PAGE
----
At the end of the day, KZYX needs to learn how to communicate better with the membership, and we need to develop a method of communication that makes minority voices feel comfortable and listened to. I believe my listening skills and my experience level are my strong points in this election. As the host of Open Lines for seven years, I can tell you that I have heard just about every perspective imaginable. As a recent board member, I am intimately aware of the issues facing the current board including the often confusing and complex corporate documentation that demands revision. Over the years, but especially in the last six months, I have personally spoken with scores of present and former MCPB volunteers and board members giving me a unique knowledge of the stations institutional history as well as an opportunity to develop personal relationships that can help propel MCPB to a healthier more sustainable future.

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ENVIRONMENTAL WATER CAUCUS UNVEILS REAL-TIME DROUGHT RESPONSE

by Dan Bacher

As the drought continues, Governor Jerry Brown and other politicians continue to promote the Bay Day Delta Conservation Plan (BDCP) to build the peripheral tunnels as the "solution" to California's water problems.

Others in Congress, such as Representatives David Valadao and Devin Nunes and House Majority Leader John Boehner, are using the drought as an opportunity to promote legislation that will eviscerate protections for Central Valley salmon, in order to ship Delta water to corporate agribusiness interests and oil companies, and to build more dams throughout the state.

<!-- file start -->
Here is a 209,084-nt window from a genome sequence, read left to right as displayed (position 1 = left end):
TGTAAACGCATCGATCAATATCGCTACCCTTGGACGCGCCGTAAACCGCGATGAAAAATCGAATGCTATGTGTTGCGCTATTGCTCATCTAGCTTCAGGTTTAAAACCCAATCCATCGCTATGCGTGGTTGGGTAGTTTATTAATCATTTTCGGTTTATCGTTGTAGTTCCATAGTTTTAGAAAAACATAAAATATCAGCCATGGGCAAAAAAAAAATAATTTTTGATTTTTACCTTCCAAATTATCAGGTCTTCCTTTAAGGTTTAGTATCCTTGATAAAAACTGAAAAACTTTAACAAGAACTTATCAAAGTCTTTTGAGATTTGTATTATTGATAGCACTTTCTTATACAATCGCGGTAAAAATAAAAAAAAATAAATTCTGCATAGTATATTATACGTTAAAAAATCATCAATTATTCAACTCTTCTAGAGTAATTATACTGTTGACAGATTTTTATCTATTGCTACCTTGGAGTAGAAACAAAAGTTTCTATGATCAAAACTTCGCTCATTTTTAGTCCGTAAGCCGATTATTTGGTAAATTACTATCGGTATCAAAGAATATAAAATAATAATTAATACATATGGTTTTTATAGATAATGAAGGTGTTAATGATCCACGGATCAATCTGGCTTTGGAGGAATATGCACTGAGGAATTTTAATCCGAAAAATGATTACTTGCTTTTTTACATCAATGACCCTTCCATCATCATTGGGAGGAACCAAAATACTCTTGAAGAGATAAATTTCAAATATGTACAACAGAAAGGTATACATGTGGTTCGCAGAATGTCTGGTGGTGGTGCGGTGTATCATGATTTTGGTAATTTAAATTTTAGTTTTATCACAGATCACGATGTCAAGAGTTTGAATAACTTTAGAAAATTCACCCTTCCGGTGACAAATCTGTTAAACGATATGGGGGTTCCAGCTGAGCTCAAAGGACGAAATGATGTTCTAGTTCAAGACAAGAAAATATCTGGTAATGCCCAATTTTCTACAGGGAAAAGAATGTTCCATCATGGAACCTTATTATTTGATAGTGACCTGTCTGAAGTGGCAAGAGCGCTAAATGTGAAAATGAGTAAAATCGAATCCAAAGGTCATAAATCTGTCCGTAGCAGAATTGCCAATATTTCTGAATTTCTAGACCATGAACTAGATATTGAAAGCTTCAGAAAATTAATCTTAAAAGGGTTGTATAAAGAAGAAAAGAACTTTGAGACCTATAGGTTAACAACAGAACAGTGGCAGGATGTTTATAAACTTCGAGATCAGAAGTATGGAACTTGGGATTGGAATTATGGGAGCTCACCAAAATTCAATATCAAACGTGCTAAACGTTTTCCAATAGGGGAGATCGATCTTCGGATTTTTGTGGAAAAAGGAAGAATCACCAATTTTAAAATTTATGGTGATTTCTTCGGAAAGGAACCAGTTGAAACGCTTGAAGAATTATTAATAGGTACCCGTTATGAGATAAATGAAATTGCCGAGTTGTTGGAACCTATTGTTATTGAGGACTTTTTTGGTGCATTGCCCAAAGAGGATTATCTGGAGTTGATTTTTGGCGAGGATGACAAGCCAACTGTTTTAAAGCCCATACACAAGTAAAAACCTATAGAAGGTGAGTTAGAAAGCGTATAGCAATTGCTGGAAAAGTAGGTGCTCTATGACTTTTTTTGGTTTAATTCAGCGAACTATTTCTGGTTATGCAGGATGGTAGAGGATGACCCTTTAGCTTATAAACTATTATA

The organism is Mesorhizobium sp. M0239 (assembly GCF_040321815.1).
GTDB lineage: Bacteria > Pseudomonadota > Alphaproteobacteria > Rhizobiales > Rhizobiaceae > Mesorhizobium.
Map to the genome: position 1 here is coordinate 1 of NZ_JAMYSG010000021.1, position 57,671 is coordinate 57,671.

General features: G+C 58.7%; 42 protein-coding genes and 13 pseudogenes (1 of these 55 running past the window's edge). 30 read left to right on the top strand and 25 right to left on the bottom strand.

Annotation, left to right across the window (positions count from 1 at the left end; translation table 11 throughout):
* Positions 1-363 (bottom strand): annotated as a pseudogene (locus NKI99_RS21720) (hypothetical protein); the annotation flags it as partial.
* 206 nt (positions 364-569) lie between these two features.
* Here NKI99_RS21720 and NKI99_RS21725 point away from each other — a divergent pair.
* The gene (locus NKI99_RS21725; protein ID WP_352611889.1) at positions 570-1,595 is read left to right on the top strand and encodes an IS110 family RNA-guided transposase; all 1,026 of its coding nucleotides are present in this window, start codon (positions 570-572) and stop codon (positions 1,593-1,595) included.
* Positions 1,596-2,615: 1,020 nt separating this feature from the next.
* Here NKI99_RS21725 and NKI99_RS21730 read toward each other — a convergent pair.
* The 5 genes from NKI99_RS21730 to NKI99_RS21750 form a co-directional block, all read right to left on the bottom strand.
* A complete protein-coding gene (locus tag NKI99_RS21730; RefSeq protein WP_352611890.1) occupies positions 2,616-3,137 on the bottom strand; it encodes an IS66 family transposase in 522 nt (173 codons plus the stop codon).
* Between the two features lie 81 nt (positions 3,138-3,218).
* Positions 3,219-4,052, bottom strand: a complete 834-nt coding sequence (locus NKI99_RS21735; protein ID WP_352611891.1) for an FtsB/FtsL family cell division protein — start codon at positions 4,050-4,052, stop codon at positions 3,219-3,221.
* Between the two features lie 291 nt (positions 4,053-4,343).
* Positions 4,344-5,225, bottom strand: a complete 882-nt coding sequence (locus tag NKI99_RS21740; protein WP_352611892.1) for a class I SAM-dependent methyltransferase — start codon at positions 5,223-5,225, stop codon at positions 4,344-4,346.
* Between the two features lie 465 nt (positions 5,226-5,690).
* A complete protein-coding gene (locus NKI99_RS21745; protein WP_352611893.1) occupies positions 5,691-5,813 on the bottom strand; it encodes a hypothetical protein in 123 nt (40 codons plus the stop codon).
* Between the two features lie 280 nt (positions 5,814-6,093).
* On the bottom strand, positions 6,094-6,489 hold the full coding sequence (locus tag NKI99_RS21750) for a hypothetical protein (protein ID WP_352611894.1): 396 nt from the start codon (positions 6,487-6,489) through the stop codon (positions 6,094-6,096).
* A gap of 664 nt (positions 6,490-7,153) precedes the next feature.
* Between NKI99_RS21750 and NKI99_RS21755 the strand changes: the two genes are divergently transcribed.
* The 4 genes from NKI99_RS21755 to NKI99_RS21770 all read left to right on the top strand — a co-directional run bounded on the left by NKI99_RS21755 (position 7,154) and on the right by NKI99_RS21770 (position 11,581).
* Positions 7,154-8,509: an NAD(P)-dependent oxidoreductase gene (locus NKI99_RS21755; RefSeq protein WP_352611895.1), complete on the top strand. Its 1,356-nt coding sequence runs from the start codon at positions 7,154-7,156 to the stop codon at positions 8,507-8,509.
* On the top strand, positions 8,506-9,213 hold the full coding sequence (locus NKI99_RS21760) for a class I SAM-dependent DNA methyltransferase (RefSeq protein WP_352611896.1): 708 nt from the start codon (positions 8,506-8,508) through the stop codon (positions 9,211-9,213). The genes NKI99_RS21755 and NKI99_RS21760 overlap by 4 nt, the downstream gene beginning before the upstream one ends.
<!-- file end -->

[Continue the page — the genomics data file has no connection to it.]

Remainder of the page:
On the other hand, the Environmental Water Caucus, a broad coalition of fishing groups, Indian Tribes, conservation groups and environmental justice organizations, has released a response to the drought pointing to ways that permanently use less water and better manage the hundreds of existing dams and reservoirs that already exist.

"With a history of recurring drought in California - 40% of recent years have been drought level years - California ought to be well prepared for these conditions. Instead we have another of the usual 'emergency drought proclamations' from the Governor," said Nick Di Croce, Co-Facilitator of the Environmental Water Caucus.

Di Croce cited the kinds of actions that are "really needed to get us out of this recurring cycle," as recommended by the member organizations of the Environmental Water Caucus. These include:

• Provide funding of mandatory programs for urban and agricultural efficiencies and conservation. This would include measures such as incentives to purchase high efficiency toilets, clothes washers and dishwashers, storm water capture, urban landscape replacement, groundwater cleanup, waste water treatment and recycling, green water infrastructure, and higher technology farm irrigation practices and equipment. All of these actions have proven successful in the recent past, especially compared to the costs of water from new dams.

• Develop water pricing guidelines to incentivize reduced use of urban and agricultural water with local baselines and steep upward price escalation for usage above the baselines.

• Develop enforceable regional per capita water usage targets based on the efficiency and conservation measures adopted.

• Report and monitor groundwater usage in order to minimize groundwater overdraft. California is the only major state that does not monitor or control its groundwater.

• Retire impaired farmlands in the San Joaquin Valley which now pollute our groundwater and rivers and use excessive amounts of irrigation water; these lands could be repurposed as solar farms.

• Develop water pricing incentives for planting crops which directly contribute to the nation’s food supply. As we reach the limits of our water supply, we need to question the use of that valuable resource in order to ensure the best use of our water.

• Reduce exports from the Sacramento-San Joaquin Bay Delta to a sustainable level aimed at protecting our water supplies as well as fish and habitat.

• Operate major dams with a larger reserve held back for the 40% of low water years that can be anticipated. The major orientation of dam operations should be to protect water quality, drinking water, fisheries, and habitats.